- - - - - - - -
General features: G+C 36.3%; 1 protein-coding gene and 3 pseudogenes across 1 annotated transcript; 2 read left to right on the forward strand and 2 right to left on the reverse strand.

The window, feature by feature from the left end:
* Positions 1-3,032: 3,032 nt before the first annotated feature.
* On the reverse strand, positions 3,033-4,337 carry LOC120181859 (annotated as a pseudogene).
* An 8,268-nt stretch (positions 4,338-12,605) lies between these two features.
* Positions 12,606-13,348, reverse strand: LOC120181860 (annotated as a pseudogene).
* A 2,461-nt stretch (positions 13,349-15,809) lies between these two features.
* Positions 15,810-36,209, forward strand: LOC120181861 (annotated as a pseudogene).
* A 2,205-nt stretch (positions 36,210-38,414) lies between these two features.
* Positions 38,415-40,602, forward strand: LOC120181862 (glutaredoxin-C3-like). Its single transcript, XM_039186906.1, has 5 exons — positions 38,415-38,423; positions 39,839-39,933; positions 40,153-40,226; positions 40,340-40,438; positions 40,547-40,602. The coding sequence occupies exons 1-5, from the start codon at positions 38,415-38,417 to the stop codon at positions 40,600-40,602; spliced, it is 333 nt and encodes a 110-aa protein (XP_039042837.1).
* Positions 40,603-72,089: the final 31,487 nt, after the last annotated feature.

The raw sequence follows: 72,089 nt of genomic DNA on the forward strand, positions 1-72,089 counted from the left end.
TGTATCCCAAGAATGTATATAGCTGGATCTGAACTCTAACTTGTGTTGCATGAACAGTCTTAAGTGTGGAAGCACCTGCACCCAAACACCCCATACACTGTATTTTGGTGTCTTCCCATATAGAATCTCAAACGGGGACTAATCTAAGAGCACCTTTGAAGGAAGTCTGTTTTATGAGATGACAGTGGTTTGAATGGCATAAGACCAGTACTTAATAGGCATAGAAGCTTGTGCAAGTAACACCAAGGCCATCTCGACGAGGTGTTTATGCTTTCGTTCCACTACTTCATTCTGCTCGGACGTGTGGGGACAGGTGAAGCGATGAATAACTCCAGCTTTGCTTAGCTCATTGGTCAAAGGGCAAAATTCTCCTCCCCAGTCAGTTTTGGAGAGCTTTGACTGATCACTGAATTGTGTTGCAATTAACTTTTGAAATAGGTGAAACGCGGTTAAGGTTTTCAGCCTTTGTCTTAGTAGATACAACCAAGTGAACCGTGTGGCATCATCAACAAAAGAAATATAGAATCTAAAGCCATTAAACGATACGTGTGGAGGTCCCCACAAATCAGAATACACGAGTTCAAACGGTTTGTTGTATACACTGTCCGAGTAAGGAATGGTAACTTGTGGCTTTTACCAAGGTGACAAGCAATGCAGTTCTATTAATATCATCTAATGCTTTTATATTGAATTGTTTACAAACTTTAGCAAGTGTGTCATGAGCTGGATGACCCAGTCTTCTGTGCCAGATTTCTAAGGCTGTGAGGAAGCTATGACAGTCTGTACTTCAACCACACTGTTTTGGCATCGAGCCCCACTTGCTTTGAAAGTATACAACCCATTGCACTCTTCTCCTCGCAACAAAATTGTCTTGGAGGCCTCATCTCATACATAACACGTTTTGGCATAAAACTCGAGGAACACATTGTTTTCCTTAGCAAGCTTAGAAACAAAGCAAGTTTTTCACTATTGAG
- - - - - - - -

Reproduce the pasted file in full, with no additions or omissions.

General features: G+C 36.3%; 1 protein-coding gene and 3 pseudogenes across 1 annotated transcript; 2 read left to right on the forward strand and 2 right to left on the reverse strand.

The window, feature by feature from the left end:
* Positions 1-3,032: 3,032 nt before the first annotated feature.
* On the reverse strand, positions 3,033-4,337 carry LOC120181859 (annotated as a pseudogene).
* An 8,268-nt stretch (positions 4,338-12,605) lies between these two features.
* Positions 12,606-13,348, reverse strand: LOC120181860 (annotated as a pseudogene).
* A 2,461-nt stretch (positions 13,349-15,809) lies between these two features.
* Positions 15,810-36,209, forward strand: LOC120181861 (annotated as a pseudogene).
* A 2,205-nt stretch (positions 36,210-38,414) lies between these two features.
* Positions 38,415-40,602, forward strand: LOC120181862 (glutaredoxin-C3-like). Its single transcript, XM_039186906.1, has 5 exons — positions 38,415-38,423; positions 39,839-39,933; positions 40,153-40,226; positions 40,340-40,438; positions 40,547-40,602. The coding sequence occupies exons 1-5, from the start codon at positions 38,415-38,417 to the stop codon at positions 40,600-40,602; spliced, it is 333 nt and encodes a 110-aa protein (XP_039042837.1).
* Positions 40,603-72,089: the final 31,487 nt, after the last annotated feature.

The raw sequence follows: 72,089 nt of genomic DNA on the forward strand, positions 1-72,089 counted from the left end.
TGTATCCCAAGAATGTATATAGCTGGATCTGAACTCTAACTTGTGTTGCATGAACAGTCTTAAGTGTGGAAGCACCTGCACCCAAACACCCCATACACTGTATTTTGGTGTCTTCCCATATAGAATCTCAAACGGGGACTAATCTAAGAGCACCTTTGAAGGAAGTCTGTTTTATGAGATGACAGTGGTTTGAATGGCATAAGACCAGTACTTAATAGGCATAGAAGCTTGTGCAAGTAACACCAAGGCCATCTCGACGAGGTGTTTATGCTTTCGTTCCACTACTTCATTCTGCTCGGACGTGTGGGGACAGGTGAAGCGATGAATAACTCCAGCTTTGCTTAGCTCATTGGTCAAAGGGCAAAATTCTCCTCCCCAGTCAGTTTTGGAGAGCTTTGACTGATCACTGAATTGTGTTGCAATTAACTTTTGAAATAGGTGAAACGCGGTTAAGGTTTTCAGCCTTTGTCTTAGTAGATACAACCAAGTGAACCGTGTGGCATCATCAACAAAAGAAATATAGAATCTAAAGCCATTAAACGATACGTGTGGAGGTCCCCACAAATCAGAATACACGAGTTCAAACGGTTTGTTGTATACACTGTCCGAGTAAGGAATGGTAACTTGTGGCTTTTACCAAGGTGACAAGCAATGCAGTTCTATTAATATCATCTAATGCTTTTATATTGAATTGTTTACAAACTTTAGCAAGTGTGTCATGAGCTGGATGACCCAGTCTTCTGTGCCAGATTTCTAAGGCTGTGAGGAAGCTATGACAGTCTGTACTTCAACCACACTGTTTTGGCATCGAGCCCCACTTGCTTTGAAAGTATACAACCCATTGCACTCTTCTCCTCGCAACAAAATTGTCTTGGAGGCCTCATCTCATACATAACACGTTTTGGCATAAAACTCGAGGAACACATTGTTTTCCTTAGCAAGCTTAGAAACAAAGCAAGTTTTTCACTATTGAG